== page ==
The Jagged / Delta / Serrate / Notch Families, Epidermal Growth Factor (EGF), Fibroblast Growth Factor (FGF) Family, Hedgehog Family, Family of Growth Factors Similar to insulin.

IL-1 family, IL-6 family, IL-10 / interferon family, IL-12 family, IL-17 family, platelet-derived growth factor (PDGF) family, transforming factor superfamily growth beta (TGF-beta)

Tumor necrosis factor (TNF) superfamily, vascular endothelial growth factor (VEGF) family, and Wnt gene family.

Functional significance of growth factors as neurotransmitters

Growth factors have a wide range of functions. As the name implies, growth factors support the development and differentiation of neurons.

Therefore, many neurons’ survival and axonal growth to their ultimate goal require certain factors expressed in the target cells. These functions are development specific.

Once a neuron’s axon reaches its target and survives, it generally does not require further support from growth factors under normal conditions.

This ability of growth factors to determine survival, differentiation, and ultimate fate is not part of the standard list of functions attributed to neurotransmitters.

It is unclear whether the release of growth factors is a chemical signal that transmits information to neurons rather than providing critical sustenance.

What information then supports the claim that growth factors may be unconventional transmitters? First, growth factors are stored and released from neurons.

The release of growth factors is now thought to occur through regulated and constitutive pathways, suggesting some specificity in a release.

It is now clear that brain-derived neurotrophic factor is stored in vesicles. The synthesis and release of growth factors are also under transsynaptic control.

For example, the expression of nerve growth factors and brain-derived neurotrophic elements is controlled by neuronal activity, with glutamate and acetylcholine increasing the expression and gamma-aminobutyric acid decreasing the face of these neurotrophic factors.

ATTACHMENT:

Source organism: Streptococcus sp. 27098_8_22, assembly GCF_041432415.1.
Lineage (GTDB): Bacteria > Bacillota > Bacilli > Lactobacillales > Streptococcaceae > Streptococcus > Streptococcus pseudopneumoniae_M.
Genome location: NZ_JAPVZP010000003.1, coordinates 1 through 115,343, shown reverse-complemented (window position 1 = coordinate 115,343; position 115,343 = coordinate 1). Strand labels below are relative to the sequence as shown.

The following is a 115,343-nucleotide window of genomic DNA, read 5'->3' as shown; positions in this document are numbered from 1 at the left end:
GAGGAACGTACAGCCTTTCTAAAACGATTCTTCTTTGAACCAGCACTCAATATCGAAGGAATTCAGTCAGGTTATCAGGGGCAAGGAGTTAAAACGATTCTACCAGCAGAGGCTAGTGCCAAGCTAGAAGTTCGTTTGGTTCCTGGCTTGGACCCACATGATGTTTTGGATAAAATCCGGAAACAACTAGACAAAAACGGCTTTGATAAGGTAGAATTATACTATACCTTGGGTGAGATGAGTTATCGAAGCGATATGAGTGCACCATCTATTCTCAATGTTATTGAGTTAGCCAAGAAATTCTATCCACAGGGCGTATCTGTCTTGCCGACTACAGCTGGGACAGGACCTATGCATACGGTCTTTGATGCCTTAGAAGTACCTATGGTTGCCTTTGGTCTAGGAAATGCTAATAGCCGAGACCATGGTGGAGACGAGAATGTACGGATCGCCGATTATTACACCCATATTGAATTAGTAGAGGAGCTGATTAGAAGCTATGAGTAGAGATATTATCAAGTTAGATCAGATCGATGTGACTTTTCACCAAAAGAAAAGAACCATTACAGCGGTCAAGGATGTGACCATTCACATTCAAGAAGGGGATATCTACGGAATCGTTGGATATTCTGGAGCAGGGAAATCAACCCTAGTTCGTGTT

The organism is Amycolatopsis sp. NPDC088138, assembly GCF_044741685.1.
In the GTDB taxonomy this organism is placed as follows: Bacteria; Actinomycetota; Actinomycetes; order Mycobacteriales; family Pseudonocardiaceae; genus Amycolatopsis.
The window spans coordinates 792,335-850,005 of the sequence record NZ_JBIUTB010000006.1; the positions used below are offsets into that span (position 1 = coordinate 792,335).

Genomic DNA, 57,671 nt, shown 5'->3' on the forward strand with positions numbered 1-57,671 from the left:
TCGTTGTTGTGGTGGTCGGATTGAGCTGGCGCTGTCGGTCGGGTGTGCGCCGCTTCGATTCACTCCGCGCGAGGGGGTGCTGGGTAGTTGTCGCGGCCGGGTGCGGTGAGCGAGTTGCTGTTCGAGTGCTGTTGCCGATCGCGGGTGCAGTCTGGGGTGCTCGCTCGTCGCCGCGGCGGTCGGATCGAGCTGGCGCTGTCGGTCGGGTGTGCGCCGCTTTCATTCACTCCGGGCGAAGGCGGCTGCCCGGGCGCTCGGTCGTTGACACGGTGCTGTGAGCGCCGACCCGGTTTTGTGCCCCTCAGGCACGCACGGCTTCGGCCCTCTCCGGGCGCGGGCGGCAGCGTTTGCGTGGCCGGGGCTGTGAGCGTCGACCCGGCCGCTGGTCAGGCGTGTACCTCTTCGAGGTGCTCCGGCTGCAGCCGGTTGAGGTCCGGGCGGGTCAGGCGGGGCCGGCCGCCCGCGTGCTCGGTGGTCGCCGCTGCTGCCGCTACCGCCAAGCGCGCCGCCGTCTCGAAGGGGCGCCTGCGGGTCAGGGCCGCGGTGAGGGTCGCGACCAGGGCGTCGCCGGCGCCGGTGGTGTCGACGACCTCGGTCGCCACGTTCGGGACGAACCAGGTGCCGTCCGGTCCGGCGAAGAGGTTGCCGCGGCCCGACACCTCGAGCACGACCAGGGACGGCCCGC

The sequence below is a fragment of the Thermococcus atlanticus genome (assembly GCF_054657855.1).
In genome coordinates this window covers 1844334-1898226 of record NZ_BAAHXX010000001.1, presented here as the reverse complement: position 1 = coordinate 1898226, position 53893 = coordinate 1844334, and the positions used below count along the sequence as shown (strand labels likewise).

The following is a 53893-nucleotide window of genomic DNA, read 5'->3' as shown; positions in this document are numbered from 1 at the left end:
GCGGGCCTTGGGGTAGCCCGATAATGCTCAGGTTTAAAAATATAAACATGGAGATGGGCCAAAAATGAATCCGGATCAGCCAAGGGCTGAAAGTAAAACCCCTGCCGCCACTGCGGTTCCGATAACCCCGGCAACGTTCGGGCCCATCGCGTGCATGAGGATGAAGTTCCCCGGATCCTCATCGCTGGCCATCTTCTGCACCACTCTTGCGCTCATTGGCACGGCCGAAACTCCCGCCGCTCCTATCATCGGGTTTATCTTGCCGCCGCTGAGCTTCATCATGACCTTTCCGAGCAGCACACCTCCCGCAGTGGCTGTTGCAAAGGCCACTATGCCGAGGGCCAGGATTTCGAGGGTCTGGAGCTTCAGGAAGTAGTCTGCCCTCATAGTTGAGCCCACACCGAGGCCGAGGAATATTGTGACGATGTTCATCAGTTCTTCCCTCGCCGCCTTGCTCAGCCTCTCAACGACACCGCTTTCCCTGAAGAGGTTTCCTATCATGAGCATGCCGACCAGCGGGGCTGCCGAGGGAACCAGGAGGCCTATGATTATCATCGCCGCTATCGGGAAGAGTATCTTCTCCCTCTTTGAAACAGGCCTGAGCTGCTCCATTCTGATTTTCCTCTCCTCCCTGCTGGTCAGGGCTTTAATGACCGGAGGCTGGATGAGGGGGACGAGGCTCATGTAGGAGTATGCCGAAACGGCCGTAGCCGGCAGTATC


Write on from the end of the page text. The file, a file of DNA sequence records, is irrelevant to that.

Furthermore, the induction of brain-derived neurotrophic factors by various treatments is regionally, spatially, and temporally distinct.

Therefore, seizures result in patterns of increases of various exon-specific mRNAs of brain-derived neurotrophic factors that differ across subregions of the hippocampus, and the specific way of promoter activation is stimulus-dependent.

All these characteristics suggest that in addition to the synthesis and storage of neurotrophins in neurons, the synthesis and release of these growth factors are regulated by neuronal activity.

And so, growth factors can participate both in the reception of information and in the transmission of information between cells.

The second characteristic that suggests a transmitting role for growth factors is that they appear to regulate other neurons. Receptors for neurotrophins, the Trk receptors, are expressed in neurons.

These receptors are members of a class of transmembrane receptor tyrosine kinases and have an intracellular catalytic domain activated at ligand binding.

Among the functions that growth factors use is the regulation of growth, differentiation, migration, transcription, and protein synthesis in neurons.

Furthermore, neurotrophins appear to change the functional activity of other cells, including the activation of key intracellular signaling pathways in follower neurons.

Brain-derived neurotrophic factor has also been shown to increase NT-3 expression in the cerebellum and hippocampus, again suggesting that growth factors regulate the functional activity of target cells.

The data described above suggest that growth factors can regulate the functional activity of neurons but do not address a physiological role for growth factors, regardless of their effects on growth and survival.

However, recent studies indicate that brain-derived neurotrophic factor modulates potentiation and long-term learning.